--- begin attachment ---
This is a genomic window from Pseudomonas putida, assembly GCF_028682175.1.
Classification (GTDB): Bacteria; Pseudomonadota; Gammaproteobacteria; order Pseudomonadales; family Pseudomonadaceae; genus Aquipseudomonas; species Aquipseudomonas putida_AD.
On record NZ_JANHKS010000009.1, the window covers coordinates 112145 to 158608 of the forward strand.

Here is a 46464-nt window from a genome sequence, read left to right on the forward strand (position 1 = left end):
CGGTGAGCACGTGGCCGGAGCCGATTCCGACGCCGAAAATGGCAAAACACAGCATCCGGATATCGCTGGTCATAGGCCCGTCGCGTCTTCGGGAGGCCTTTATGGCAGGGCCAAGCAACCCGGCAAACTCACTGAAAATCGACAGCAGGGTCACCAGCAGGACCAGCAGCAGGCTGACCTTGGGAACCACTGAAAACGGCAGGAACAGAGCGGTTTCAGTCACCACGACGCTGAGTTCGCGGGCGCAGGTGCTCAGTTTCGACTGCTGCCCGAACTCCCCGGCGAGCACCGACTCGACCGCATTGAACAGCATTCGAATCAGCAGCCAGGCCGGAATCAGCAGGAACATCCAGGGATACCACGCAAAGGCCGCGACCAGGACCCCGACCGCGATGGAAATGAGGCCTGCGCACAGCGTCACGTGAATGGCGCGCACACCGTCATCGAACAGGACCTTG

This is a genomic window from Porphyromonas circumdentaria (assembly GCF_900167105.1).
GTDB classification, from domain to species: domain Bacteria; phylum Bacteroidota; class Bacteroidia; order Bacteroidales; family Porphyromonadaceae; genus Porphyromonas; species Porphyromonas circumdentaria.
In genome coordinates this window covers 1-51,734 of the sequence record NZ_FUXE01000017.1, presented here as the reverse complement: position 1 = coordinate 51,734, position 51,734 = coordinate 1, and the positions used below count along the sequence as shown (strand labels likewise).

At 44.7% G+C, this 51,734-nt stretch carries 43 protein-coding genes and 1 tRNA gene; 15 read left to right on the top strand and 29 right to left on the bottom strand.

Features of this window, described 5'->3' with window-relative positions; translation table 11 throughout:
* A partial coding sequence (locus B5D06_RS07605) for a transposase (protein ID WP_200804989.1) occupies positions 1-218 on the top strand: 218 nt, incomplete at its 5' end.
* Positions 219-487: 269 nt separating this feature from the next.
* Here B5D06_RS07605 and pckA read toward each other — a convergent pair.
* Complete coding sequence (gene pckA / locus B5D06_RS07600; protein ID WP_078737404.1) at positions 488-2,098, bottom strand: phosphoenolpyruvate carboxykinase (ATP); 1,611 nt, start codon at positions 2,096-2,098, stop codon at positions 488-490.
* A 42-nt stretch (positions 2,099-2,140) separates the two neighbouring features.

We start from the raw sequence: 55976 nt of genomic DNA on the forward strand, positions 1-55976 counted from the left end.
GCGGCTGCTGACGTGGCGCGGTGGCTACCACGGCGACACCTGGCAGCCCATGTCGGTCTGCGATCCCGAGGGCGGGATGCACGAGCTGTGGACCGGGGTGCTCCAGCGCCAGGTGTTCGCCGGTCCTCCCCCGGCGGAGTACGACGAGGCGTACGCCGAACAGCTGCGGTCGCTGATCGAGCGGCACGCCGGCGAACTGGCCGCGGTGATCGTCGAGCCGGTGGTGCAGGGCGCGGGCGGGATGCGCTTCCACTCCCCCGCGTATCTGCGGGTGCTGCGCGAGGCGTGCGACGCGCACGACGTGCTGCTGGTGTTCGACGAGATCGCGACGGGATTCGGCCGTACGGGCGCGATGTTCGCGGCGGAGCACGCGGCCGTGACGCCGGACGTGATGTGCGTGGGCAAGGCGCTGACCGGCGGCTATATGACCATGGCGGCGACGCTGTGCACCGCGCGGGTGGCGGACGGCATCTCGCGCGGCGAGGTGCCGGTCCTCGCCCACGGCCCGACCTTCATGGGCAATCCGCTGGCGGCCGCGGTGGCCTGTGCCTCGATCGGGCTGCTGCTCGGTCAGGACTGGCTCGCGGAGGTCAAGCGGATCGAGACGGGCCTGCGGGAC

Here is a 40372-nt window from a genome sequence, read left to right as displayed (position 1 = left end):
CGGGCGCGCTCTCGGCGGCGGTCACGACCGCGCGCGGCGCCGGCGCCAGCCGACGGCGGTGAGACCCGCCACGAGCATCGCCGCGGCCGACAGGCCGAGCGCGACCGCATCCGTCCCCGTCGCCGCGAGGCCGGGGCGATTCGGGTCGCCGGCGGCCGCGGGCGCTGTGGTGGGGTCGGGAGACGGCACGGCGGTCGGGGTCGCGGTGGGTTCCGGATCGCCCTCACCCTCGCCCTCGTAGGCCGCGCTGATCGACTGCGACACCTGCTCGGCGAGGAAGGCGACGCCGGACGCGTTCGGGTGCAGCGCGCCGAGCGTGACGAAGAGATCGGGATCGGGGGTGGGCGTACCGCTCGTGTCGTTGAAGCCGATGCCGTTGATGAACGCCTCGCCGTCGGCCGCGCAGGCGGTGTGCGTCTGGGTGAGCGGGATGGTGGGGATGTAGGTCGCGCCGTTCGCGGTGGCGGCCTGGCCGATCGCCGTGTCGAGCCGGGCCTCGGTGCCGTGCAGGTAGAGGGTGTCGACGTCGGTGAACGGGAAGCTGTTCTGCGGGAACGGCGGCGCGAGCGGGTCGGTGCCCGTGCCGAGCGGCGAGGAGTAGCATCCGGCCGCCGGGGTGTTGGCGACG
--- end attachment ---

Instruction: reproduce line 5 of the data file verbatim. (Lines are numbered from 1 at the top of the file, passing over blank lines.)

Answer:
CGGTGAGCACGTGGCCGGAGCCGATTCCGACGCCGAAAATGGCAAAACACAGCATCCGGATATCGCTGGTCATAGGCCCGTCGCGTCTTCGGGAGGCCTTTATGGCAGGGCCAAGCAACCCGGCAAACTCACTGAAAATCGACAGCAGGGTCACCAGCAGGACCAGCAGCAGGCTGACCTTGGGAACCACTGAAAACGGCAGGAACAGAGCGGTTTCAGTCACCACGACGCTGAGTTCGCGGGCGCAGGTGCTCAGTTTCGACTGCTGCCCGAACTCCCCGGCGAGCACCGACTCGACCGCATTGAACAGCATTCGAATCAGCAGCCAGGCCGGAATCAGCAGGAACATCCAGGGATACCACGCAAAGGCCGCGACCAGGACCCCGACCGCGATGGAAATGAGGCCTGCGCACAGCGTCACGTGAATGGCGCGCACACCGTCATCGAACAGGACCTTG